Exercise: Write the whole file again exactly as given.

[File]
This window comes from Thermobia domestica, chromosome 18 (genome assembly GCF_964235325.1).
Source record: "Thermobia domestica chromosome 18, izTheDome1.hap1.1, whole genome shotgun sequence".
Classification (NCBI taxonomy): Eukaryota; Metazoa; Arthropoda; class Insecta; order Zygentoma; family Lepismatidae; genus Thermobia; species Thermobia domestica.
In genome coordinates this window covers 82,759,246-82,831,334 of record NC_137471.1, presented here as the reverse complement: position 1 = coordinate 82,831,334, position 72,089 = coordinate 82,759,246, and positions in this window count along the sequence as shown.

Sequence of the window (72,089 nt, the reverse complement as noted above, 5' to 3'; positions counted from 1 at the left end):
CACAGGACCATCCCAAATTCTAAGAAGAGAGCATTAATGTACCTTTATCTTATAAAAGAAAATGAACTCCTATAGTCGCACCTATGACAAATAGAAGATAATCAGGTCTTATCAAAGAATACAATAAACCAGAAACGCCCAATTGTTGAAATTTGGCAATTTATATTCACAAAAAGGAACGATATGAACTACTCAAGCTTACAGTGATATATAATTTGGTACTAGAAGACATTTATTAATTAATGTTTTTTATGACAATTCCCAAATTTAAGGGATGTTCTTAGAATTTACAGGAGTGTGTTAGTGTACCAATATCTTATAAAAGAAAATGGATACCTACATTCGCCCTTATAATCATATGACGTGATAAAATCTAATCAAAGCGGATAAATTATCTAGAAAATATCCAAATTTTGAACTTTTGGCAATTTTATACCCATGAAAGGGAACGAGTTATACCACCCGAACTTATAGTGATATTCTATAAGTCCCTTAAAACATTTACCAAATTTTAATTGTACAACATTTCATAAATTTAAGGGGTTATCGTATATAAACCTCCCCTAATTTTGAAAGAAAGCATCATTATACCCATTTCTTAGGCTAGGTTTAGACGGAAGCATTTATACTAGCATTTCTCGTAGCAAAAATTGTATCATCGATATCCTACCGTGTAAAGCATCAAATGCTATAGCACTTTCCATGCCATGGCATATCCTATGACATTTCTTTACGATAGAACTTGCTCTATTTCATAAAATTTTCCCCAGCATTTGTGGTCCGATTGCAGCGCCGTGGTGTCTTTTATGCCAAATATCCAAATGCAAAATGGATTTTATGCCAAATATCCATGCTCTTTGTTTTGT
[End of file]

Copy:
This window comes from Thermobia domestica, chromosome 18 (genome assembly GCF_964235325.1).
Source record: "Thermobia domestica chromosome 18, izTheDome1.hap1.1, whole genome shotgun sequence".
Classification (NCBI taxonomy): Eukaryota; Metazoa; Arthropoda; class Insecta; order Zygentoma; family Lepismatidae; genus Thermobia; species Thermobia domestica.
In genome coordinates this window covers 82,759,246-82,831,334 of record NC_137471.1, presented here as the reverse complement: position 1 = coordinate 82,831,334, position 72,089 = coordinate 82,759,246, and positions in this window count along the sequence as shown.

Sequence of the window (72,089 nt, the reverse complement as noted above, 5' to 3'; positions counted from 1 at the left end):
CACAGGACCATCCCAAATTCTAAGAAGAGAGCATTAATGTACCTTTATCTTATAAAAGAAAATGAACTCCTATAGTCGCACCTATGACAAATAGAAGATAATCAGGTCTTATCAAAGAATACAATAAACCAGAAACGCCCAATTGTTGAAATTTGGCAATTTATATTCACAAAAAGGAACGATATGAACTACTCAAGCTTACAGTGATATATAATTTGGTACTAGAAGACATTTATTAATTAATGTTTTTTATGACAATTCCCAAATTTAAGGGATGTTCTTAGAATTTACAGGAGTGTGTTAGTGTACCAATATCTTATAAAAGAAAATGGATACCTACATTCGCCCTTATAATCATATGACGTGATAAAATCTAATCAAAGCGGATAAATTATCTAGAAAATATCCAAATTTTGAACTTTTGGCAATTTTATACCCATGAAAGGGAACGAGTTATACCACCCGAACTTATAGTGATATTCTATAAGTCCCTTAAAACATTTACCAAATTTTAATTGTACAACATTTCATAAATTTAAGGGGTTATCGTATATAAACCTCCCCTAATTTTGAAAGAAAGCATCATTATACCCATTTCTTAGGCTAGGTTTAGACGGAAGCATTTATACTAGCATTTCTCGTAGCAAAAATTGTATCATCGATATCCTACCGTGTAAAGCATCAAATGCTATAGCACTTTCCATGCCATGGCATATCCTATGACATTTCTTTACGATAGAACTTGCTCTATTTCATAAAATTTTCCCCAGCATTTGTGGTCCGATTGCAGCGCCGTGGTGTCTTTTATGCCAAATATCCAAATGCAAAATGGATTTTATGCCAAATATCCATGCTCTTTGTTTTGT